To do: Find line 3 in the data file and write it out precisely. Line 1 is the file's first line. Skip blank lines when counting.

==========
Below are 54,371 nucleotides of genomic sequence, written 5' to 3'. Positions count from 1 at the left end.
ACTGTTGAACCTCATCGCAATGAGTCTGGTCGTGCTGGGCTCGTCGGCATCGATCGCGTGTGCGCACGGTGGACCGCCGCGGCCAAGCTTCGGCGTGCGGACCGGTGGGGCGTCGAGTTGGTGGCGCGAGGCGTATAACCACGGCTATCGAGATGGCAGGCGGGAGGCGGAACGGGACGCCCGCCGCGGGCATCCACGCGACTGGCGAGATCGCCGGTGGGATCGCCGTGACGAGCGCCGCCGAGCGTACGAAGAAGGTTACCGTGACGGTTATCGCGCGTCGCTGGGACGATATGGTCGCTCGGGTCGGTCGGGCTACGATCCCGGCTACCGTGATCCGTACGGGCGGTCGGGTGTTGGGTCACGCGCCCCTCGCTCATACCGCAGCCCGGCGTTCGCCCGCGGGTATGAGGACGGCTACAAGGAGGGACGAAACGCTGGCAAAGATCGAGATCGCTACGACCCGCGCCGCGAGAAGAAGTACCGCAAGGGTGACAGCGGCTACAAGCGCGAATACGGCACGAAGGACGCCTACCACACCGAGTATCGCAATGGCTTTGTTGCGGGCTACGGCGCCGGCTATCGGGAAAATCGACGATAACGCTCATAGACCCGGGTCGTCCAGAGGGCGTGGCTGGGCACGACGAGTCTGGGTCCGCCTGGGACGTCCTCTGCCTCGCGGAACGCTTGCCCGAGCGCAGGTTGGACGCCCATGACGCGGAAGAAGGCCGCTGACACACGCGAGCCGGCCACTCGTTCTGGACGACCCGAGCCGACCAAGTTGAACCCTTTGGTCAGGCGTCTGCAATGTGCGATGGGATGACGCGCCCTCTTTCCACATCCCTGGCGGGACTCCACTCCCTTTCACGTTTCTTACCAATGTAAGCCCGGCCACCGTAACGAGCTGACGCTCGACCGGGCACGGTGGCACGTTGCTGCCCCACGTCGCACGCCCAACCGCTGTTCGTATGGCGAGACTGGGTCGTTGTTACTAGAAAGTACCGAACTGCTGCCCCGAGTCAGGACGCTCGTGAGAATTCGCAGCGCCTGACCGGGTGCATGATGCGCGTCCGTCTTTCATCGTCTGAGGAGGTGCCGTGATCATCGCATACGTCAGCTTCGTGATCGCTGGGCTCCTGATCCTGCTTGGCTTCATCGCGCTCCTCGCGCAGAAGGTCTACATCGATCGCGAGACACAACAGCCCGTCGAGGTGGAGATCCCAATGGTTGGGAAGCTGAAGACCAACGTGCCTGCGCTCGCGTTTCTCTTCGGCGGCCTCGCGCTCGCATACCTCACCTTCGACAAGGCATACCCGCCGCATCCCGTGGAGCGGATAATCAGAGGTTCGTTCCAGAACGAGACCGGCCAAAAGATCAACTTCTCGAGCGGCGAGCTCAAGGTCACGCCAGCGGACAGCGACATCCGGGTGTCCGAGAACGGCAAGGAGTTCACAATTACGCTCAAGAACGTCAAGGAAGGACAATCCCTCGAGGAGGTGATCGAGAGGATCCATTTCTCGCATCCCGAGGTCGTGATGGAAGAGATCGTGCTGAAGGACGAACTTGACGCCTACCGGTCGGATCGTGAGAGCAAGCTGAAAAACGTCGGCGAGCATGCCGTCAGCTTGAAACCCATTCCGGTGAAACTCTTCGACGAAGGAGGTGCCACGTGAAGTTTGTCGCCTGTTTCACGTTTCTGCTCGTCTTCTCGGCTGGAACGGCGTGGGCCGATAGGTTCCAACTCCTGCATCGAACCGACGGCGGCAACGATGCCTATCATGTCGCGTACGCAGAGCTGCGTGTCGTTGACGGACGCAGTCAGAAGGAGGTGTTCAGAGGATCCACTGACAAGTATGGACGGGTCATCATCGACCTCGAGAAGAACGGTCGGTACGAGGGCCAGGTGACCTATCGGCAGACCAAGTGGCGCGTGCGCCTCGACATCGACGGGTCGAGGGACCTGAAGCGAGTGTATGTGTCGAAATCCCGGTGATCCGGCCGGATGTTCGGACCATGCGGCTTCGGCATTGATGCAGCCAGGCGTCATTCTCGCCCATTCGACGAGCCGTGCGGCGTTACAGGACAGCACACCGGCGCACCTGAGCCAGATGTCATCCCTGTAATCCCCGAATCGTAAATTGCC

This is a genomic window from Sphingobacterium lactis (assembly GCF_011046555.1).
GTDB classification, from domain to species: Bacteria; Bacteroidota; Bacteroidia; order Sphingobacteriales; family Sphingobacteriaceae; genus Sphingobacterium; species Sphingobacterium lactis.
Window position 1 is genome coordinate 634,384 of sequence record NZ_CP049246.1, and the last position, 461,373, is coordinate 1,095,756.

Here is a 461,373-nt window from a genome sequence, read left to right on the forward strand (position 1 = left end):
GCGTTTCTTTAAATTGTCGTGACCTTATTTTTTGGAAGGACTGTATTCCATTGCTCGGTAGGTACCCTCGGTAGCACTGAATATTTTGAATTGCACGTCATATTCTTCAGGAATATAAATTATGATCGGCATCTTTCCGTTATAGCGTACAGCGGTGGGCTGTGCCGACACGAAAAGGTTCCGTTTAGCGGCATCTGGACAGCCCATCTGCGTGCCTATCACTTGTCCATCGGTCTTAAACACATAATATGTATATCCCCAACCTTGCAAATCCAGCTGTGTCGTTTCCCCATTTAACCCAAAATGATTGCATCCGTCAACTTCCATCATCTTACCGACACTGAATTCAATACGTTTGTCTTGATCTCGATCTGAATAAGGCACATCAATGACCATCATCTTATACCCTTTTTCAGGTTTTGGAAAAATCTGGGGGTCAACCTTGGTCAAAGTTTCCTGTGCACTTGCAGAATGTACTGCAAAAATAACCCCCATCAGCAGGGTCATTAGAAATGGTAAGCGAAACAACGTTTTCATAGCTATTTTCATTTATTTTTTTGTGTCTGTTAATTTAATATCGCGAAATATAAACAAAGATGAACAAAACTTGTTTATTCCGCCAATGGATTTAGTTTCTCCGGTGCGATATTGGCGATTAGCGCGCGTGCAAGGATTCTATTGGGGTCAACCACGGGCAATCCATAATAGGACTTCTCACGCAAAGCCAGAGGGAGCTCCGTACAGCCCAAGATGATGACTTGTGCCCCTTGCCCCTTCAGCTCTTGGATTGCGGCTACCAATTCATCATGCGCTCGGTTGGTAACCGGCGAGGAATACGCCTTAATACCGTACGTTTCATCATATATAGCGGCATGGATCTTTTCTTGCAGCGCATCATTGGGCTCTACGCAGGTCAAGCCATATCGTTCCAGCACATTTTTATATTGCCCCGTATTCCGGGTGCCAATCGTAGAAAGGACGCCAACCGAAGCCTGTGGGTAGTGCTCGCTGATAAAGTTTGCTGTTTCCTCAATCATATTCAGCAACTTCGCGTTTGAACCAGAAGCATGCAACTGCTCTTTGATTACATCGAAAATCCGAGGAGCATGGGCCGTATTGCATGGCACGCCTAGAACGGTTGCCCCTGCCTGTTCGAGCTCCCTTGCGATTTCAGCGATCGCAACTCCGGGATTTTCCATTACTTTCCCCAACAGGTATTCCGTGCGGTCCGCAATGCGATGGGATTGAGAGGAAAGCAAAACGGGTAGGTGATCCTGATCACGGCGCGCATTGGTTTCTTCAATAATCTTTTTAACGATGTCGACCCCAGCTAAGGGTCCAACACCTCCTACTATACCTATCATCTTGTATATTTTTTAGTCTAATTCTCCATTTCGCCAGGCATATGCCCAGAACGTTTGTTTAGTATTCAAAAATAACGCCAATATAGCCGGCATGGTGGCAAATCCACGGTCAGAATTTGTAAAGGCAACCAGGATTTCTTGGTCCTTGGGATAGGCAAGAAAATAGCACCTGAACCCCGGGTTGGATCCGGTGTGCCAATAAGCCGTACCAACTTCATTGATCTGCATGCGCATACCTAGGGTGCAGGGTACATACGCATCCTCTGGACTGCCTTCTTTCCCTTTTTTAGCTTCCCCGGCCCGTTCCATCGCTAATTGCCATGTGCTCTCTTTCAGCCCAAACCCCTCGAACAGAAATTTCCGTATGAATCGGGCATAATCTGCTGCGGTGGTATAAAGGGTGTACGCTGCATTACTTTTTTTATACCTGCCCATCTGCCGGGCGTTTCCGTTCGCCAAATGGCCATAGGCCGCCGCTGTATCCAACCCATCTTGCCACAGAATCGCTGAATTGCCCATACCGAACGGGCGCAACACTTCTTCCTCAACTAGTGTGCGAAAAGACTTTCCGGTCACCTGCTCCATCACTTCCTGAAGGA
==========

This is a genomic window from Sphingobacterium lactis (assembly GCF_011046555.1).